- Publishing Segment

India is one of the world’s most vibrant markets for books, newspapers and magazines. While a sizeable number of citizens are already in the category of "regular readers", the market is expected to continually grow because of the increasing number of educated citizens in India.

India has a large segment of vernacular language publications including books, newspaper and magazines. For example, India has 6,830 English-language and nearly 40,000 local language newspapers, although 34 newspapers control 76 % of India’s total circulation of 18 million and a combined readership exceeding 132 million. With the demand for books, magazines and newspapers expected to grow, local language IT products will increase the opportunities to provide end-to-end solutions to the publishers in the form of desktop publishing and local language computing hardware.

- Small & Medium Enterprises

Small-scale industries (SSI) produce 40% of the manufacturing sector’s output and account for around 95% of industrial units in the country.  SMEs have been late adopters of IT for multiple reasons: lack of appropriate applications, high prices of PC hardware and lack of relevant knowledge

Since the lingua franca of business that the proprietors of the SMEs employ is local language, local language IT has the potential to proactively increase the chances of IT adoption. Local language accounting applications and ERP systems will be the leading applications that will drive the demand in the SME segment in India.

- Banks

 Banking institutions have changed the rural and semi-urban economies by providing a channel for the movement of credit and savings in India. Cooperative credit institutions occupy an important position in the financial system of the economy in terms of their reach, volume of operations, and the purpose they serve.

To serve a wide section of the population in rural and semi-rural areas, rural branches have deployed bilingual forms and are high users of documents in local language. Typewriters are employed on a wide scale. Local language IT systems can replace these manual and semi-manual systems and thus provide banks and the citizens with the benefits of technology.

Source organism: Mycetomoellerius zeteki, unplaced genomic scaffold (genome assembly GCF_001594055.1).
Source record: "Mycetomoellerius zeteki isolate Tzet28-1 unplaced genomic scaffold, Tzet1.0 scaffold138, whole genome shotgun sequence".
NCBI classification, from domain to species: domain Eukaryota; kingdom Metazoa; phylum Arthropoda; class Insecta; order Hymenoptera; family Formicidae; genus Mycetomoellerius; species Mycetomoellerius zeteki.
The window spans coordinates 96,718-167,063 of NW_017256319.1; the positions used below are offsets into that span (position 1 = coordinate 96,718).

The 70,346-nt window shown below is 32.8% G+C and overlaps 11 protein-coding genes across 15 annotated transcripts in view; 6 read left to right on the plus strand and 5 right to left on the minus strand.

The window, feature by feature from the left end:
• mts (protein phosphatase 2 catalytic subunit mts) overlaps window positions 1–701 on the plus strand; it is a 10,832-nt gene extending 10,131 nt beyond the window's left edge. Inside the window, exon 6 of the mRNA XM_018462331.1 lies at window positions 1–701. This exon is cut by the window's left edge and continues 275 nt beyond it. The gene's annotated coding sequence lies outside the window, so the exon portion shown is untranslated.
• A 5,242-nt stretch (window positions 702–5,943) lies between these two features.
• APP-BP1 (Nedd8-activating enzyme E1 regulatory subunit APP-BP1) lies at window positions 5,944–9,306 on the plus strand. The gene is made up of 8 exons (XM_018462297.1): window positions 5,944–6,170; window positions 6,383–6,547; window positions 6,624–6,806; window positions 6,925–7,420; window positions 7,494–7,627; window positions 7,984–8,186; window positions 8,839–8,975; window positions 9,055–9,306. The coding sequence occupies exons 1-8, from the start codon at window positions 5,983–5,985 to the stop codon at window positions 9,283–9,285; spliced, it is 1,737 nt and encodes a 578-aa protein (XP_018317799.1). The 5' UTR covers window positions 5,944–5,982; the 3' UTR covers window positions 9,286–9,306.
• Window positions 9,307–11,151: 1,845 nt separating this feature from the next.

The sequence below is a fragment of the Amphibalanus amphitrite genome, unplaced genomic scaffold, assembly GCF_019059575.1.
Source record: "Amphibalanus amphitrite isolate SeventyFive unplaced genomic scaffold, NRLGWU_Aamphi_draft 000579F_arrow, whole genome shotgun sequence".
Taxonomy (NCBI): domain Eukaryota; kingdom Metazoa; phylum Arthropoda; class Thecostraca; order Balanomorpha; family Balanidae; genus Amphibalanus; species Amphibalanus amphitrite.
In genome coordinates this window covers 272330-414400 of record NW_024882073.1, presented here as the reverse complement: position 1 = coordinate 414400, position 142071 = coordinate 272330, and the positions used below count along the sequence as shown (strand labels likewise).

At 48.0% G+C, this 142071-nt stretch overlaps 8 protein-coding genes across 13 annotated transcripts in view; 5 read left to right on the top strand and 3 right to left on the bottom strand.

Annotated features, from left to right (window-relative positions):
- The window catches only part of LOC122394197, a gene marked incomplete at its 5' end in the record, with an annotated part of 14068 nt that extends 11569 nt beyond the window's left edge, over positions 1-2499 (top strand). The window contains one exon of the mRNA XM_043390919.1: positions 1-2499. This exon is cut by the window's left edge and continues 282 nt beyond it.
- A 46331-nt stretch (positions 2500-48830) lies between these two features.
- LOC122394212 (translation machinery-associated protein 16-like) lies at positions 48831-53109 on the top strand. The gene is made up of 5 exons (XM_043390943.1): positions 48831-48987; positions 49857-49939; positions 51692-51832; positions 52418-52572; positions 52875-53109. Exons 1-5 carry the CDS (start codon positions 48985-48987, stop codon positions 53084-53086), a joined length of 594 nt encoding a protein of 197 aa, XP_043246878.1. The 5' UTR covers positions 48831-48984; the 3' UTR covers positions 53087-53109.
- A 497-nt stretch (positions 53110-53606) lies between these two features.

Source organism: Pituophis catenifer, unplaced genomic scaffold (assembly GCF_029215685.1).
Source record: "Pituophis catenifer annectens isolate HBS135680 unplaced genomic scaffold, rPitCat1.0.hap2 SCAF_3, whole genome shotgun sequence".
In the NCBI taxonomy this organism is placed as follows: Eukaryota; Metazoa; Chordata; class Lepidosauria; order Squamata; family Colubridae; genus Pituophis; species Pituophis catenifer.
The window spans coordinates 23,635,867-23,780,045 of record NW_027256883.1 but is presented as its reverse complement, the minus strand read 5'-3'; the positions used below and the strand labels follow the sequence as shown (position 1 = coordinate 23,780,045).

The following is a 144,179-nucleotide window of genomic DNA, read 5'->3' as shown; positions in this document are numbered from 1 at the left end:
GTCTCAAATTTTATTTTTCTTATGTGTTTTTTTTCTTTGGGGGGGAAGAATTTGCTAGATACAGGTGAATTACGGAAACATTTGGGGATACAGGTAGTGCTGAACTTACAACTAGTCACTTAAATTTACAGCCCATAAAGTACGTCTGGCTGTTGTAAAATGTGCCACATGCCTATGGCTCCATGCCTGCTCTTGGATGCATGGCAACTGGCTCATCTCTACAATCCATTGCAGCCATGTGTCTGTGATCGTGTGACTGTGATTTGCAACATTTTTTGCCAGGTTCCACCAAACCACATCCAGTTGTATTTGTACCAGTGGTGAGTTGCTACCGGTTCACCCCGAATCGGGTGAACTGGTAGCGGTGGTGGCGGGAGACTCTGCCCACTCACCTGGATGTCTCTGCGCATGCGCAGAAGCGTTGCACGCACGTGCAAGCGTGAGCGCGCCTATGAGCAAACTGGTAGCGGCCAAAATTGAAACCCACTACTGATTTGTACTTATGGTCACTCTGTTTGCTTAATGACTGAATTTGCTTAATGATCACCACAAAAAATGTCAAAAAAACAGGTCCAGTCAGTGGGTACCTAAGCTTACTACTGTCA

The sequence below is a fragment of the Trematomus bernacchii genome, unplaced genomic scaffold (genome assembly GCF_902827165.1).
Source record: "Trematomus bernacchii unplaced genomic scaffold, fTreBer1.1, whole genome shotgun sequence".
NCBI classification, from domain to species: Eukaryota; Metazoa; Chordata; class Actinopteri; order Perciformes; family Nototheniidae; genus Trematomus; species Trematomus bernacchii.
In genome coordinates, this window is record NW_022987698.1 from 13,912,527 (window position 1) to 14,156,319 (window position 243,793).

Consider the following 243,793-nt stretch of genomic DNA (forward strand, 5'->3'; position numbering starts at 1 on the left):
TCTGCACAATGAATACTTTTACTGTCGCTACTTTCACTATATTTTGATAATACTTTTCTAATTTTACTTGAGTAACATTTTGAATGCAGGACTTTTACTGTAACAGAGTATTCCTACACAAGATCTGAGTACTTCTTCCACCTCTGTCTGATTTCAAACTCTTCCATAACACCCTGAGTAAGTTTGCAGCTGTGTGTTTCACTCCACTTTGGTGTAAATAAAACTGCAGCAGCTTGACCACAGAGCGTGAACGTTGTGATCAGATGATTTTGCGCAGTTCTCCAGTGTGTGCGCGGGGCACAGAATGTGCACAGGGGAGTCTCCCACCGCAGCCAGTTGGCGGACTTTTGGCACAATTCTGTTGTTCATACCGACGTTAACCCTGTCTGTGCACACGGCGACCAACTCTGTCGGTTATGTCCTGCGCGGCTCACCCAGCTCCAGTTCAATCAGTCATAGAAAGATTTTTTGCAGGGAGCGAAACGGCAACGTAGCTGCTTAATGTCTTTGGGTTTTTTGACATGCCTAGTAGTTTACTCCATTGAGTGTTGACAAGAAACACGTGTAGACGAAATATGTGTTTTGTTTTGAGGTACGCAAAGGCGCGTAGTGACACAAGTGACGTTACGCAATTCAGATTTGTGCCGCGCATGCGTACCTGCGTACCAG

- e-Governance Initiatives and Potential for Local Language Market

 There is an overall consensus on the benefits of e-governance in India. Deploying local language IT as a part of state and Central e-governance implementations will serve the cause of improving the reach and quality of services offered across a wide section of the citizens.

State governments have deployed citizen services in local languages and the early benefits are already visible. Early government-to-citizen portals such as e-Seva have proved the feasibility of the model. This trend is expected to extend on both scale and scope: a wider bouquet of services will be available to a larger section of citizens. Andhra Pradesh is a state with the biggest spend on local language IT, contributing 23.6% to the total market revenues for the industry. Gujarat is the second highest spender followed closely by West Bengal.

As the penetration of PCs and other electronic devices increases and connectivity becomes widespread, there will be an increasing demand for local content. A few years ago, one could never imagine the financial viability of regional channels on cable TV. Today, these channels cater successfully to a whole lot of local and special interests. So, actually once the barrier of language has been dealt with, each region does come closer to its linguistically distant geographies across the world.